Linux kernel, resources were global and there was essentially a single
view of the file system, of the process hierarchy, and so on. So when a
remote-code-execution vulnerability affects a system service—like
in the BitlBee instant messaging gateway (CVE-2016-10188)
running on my laptop—an attacker could potentially do a lot on your
Fortunately, many daemons have built-in mechanisms to work around this
operating system defect. For instance,
can be told to switch to a separate unprivileged user,
can do that and also change root. These techniques do reduce the
privileges of those processes, but they are still imperfect and ad
Increasing process isolation with containers
The optimal solution to this problem would be to honor POLA in the first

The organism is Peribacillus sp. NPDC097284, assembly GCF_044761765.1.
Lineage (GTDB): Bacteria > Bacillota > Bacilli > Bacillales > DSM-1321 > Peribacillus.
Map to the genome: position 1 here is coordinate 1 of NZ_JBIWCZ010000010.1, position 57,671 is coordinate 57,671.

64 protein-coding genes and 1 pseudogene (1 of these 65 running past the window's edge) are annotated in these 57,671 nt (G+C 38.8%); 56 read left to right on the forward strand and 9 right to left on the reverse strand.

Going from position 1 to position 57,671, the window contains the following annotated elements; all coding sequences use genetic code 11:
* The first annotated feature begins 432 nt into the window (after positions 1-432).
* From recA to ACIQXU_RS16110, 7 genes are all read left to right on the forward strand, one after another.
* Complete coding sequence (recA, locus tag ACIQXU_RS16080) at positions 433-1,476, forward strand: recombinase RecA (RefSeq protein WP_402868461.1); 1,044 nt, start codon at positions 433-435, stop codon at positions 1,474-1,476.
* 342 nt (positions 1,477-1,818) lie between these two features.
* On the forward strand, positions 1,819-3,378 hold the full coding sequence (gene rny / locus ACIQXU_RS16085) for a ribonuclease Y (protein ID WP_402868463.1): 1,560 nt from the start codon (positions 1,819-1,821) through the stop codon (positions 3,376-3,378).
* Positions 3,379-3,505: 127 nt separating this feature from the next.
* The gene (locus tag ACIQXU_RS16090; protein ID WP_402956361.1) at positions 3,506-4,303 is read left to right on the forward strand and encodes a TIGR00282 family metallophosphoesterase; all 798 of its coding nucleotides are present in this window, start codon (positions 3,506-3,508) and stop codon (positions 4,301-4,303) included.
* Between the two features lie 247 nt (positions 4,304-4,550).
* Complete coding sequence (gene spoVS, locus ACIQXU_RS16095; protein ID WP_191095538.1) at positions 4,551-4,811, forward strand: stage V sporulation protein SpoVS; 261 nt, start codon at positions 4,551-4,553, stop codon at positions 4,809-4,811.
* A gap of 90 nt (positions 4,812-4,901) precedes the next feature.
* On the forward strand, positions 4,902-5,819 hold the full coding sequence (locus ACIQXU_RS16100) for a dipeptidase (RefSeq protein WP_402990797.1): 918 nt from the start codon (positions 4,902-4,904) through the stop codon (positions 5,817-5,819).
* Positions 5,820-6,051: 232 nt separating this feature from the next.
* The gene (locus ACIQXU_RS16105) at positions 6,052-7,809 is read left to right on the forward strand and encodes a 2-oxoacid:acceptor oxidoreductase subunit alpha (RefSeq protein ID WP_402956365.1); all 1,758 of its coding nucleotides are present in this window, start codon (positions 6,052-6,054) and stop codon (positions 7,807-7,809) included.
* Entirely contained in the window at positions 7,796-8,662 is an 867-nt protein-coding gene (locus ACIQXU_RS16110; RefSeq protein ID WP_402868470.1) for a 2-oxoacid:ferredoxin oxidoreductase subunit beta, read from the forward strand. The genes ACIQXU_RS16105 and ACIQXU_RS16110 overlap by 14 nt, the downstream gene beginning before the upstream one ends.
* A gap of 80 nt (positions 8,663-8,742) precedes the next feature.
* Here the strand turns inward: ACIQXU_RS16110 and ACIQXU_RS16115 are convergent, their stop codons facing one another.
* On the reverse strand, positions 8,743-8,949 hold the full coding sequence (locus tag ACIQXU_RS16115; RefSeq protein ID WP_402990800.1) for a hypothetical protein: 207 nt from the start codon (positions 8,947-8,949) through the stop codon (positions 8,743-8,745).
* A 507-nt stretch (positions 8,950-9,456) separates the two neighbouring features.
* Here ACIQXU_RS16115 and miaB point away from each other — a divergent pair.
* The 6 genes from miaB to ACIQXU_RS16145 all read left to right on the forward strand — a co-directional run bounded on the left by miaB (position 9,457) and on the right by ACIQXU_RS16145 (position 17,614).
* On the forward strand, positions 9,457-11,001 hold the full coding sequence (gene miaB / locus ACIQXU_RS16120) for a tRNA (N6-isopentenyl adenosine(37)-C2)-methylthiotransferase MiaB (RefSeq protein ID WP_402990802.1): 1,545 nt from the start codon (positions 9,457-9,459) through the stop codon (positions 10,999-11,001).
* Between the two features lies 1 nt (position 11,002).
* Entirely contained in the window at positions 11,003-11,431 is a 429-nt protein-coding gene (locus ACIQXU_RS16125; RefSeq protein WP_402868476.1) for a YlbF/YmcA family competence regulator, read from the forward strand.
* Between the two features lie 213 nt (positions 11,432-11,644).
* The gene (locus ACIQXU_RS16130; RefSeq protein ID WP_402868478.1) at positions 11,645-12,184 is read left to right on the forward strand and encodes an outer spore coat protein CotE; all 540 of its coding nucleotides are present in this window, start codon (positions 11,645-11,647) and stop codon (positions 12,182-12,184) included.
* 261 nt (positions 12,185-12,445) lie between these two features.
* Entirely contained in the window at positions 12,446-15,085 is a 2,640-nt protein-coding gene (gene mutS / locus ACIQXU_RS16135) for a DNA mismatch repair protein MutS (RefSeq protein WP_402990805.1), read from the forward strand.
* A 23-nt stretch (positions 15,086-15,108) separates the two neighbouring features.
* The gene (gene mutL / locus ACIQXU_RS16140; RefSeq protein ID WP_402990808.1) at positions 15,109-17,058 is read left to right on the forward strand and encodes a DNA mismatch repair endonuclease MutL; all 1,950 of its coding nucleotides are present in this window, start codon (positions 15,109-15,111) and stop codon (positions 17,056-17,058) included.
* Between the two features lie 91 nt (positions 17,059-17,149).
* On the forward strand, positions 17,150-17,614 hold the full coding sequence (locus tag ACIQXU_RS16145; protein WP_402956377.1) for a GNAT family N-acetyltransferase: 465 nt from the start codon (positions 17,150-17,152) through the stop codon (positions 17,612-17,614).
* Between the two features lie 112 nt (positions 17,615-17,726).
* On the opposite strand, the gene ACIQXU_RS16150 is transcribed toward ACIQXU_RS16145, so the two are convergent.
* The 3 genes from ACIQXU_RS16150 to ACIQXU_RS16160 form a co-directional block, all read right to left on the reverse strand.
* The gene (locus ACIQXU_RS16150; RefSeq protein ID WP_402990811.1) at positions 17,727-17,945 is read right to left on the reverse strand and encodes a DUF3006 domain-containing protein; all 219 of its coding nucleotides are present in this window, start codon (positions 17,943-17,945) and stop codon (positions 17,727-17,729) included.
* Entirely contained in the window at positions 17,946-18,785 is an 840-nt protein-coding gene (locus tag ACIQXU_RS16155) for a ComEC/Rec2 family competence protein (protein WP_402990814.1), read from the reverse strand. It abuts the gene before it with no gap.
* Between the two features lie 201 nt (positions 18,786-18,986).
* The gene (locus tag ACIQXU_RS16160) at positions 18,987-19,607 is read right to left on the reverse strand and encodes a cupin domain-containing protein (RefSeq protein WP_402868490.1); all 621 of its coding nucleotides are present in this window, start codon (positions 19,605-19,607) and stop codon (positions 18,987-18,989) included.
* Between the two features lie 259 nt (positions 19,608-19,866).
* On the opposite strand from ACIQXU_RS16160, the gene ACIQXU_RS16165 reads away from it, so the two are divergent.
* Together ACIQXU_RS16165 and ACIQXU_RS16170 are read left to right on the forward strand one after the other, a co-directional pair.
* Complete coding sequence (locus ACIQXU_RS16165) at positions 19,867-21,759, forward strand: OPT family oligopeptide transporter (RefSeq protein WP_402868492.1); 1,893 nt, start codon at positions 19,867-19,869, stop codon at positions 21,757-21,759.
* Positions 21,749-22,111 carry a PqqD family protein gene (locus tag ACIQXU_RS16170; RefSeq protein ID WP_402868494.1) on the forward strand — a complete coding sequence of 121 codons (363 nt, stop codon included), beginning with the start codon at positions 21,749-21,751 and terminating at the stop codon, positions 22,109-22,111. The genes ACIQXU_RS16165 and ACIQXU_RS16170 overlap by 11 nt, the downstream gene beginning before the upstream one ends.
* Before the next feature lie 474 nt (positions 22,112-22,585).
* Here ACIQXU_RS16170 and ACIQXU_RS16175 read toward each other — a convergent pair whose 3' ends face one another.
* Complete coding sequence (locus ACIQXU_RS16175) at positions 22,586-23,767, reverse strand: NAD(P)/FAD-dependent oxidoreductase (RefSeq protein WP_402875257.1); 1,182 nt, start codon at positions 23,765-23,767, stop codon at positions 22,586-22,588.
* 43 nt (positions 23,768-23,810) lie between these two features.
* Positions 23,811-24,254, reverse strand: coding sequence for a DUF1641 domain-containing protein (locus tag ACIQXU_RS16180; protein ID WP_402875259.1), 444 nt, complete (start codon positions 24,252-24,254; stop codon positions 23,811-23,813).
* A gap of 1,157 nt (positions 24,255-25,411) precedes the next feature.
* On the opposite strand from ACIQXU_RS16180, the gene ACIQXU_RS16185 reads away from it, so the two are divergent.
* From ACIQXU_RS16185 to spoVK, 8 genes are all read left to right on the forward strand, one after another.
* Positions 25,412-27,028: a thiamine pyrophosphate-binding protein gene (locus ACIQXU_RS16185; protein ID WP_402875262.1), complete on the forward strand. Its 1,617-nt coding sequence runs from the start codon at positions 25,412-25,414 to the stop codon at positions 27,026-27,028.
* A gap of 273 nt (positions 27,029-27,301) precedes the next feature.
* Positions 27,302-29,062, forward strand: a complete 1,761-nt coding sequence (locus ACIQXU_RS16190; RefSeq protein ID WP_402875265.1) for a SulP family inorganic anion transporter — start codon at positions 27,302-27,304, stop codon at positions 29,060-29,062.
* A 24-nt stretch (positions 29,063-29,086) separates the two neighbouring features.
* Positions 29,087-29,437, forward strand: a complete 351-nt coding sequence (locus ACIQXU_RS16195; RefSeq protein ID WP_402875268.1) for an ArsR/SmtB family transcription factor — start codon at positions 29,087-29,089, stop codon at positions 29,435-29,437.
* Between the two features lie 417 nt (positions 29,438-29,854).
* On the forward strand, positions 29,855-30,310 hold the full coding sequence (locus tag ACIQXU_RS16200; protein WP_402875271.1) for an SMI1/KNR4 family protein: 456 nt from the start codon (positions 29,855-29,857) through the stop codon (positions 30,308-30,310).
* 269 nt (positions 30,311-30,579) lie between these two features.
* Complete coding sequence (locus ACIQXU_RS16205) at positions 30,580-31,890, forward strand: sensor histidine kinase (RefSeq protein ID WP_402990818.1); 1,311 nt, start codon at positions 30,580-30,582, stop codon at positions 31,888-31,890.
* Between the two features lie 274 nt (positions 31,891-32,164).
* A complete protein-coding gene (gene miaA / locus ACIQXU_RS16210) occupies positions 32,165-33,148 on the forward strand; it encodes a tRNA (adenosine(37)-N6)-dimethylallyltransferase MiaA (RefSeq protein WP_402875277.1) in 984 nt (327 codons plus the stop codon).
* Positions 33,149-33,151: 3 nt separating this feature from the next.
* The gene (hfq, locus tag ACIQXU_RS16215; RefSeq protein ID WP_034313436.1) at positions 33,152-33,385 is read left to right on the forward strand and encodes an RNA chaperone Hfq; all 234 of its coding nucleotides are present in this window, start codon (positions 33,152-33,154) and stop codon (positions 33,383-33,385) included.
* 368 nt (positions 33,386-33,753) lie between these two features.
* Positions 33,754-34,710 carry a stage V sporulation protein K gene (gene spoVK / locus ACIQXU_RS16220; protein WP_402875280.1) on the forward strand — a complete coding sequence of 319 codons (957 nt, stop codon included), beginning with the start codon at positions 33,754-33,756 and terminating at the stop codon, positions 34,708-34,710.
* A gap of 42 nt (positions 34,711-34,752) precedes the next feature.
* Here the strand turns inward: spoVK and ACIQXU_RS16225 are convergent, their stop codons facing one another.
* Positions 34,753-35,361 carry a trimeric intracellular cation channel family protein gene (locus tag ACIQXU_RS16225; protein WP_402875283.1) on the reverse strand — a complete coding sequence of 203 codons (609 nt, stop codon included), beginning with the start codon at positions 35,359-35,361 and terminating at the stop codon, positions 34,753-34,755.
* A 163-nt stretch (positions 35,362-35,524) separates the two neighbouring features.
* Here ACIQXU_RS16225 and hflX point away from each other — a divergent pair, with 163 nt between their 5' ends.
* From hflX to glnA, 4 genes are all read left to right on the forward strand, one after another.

place. As an example, the venerable GNU/Hurd is a
capability-based operating system.
Thus, GNU/Hurd has supported fine-grained virtualization from the start:
a newly-created process can be given a capability to its own proc
server (which implements the POSIX notion of processes), to a specific
TCP/IP server, etc. In addition, its POSIX personality offers
interesting extensions, such as the fact that processes run with the
or more UIDs. For instance, the Hurd’s
starts off with zero UIDs and gains a UID when someone has been
Back to GNU/Linux,
have been introduced as a way to retrofit per-process views of the
system resources, and thus improve isolation among processes. Each
process can run in a separate namespace and thus have a different view
of the file system, process tree, and so on (a process running in
separate namespaces is often referred to as a “container”, although that
term is sometimes used to denote much larger tooling and practices built
around namespaces.) Why not use that to better isolate system services?
Apparently this idea has been floating around. systemd has been
considering to extend its “unit files”